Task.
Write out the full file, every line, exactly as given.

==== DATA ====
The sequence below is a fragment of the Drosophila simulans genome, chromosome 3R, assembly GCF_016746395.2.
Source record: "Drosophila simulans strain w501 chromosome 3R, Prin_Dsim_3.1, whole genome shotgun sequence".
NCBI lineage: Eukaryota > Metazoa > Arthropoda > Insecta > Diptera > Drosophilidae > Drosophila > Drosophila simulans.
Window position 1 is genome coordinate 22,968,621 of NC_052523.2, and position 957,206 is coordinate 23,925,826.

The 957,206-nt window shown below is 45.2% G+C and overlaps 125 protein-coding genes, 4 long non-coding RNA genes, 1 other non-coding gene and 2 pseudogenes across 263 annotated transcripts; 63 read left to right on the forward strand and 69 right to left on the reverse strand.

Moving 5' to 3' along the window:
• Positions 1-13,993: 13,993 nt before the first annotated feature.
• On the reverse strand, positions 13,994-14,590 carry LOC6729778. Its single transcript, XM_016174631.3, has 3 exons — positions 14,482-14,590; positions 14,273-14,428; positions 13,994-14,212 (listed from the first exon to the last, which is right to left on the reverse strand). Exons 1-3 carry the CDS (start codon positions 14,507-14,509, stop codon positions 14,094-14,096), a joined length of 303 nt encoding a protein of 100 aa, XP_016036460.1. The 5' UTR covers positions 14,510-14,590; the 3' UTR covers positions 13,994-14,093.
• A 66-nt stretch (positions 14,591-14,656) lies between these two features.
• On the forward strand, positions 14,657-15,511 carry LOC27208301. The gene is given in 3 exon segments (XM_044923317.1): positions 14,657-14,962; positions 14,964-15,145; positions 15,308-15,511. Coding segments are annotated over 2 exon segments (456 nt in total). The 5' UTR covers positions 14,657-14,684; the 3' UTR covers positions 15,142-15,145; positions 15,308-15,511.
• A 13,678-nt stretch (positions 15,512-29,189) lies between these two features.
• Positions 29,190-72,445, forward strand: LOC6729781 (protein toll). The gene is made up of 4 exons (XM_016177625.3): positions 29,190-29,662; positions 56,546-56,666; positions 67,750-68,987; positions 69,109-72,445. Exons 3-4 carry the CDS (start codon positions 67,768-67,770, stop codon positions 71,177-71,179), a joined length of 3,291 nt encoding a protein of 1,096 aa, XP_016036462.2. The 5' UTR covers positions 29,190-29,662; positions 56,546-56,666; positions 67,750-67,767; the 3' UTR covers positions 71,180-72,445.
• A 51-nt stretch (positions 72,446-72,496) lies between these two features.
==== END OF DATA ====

The sequence below is a fragment of the Drosophila simulans genome, chromosome 3R, assembly GCF_016746395.2.
Source record: "Drosophila simulans strain w501 chromosome 3R, Prin_Dsim_3.1, whole genome shotgun sequence".
NCBI lineage: Eukaryota > Metazoa > Arthropoda > Insecta > Diptera > Drosophilidae > Drosophila > Drosophila simulans.
Window position 1 is genome coordinate 22,968,621 of NC_052523.2, and position 957,206 is coordinate 23,925,826.

The 957,206-nt window shown below is 45.2% G+C and overlaps 125 protein-coding genes, 4 long non-coding RNA genes, 1 other non-coding gene and 2 pseudogenes across 263 annotated transcripts; 63 read left to right on the forward strand and 69 right to left on the reverse strand.

Moving 5' to 3' along the window:
• Positions 1-13,993: 13,993 nt before the first annotated feature.
• On the reverse strand, positions 13,994-14,590 carry LOC6729778. Its single transcript, XM_016174631.3, has 3 exons — positions 14,482-14,590; positions 14,273-14,428; positions 13,994-14,212 (listed from the first exon to the last, which is right to left on the reverse strand). Exons 1-3 carry the CDS (start codon positions 14,507-14,509, stop codon positions 14,094-14,096), a joined length of 303 nt encoding a protein of 100 aa, XP_016036460.1. The 5' UTR covers positions 14,510-14,590; the 3' UTR covers positions 13,994-14,093.
• A 66-nt stretch (positions 14,591-14,656) lies between these two features.
• On the forward strand, positions 14,657-15,511 carry LOC27208301. The gene is given in 3 exon segments (XM_044923317.1): positions 14,657-14,962; positions 14,964-15,145; positions 15,308-15,511. Coding segments are annotated over 2 exon segments (456 nt in total). The 5' UTR covers positions 14,657-14,684; the 3' UTR covers positions 15,142-15,145; positions 15,308-15,511.
• A 13,678-nt stretch (positions 15,512-29,189) lies between these two features.
• Positions 29,190-72,445, forward strand: LOC6729781 (protein toll). The gene is made up of 4 exons (XM_016177625.3): positions 29,190-29,662; positions 56,546-56,666; positions 67,750-68,987; positions 69,109-72,445. Exons 3-4 carry the CDS (start codon positions 67,768-67,770, stop codon positions 71,177-71,179), a joined length of 3,291 nt encoding a protein of 1,096 aa, XP_016036462.2. The 5' UTR covers positions 29,190-29,662; positions 56,546-56,666; positions 67,750-67,767; the 3' UTR covers positions 71,180-72,445.
• A 51-nt stretch (positions 72,446-72,496) lies between these two features.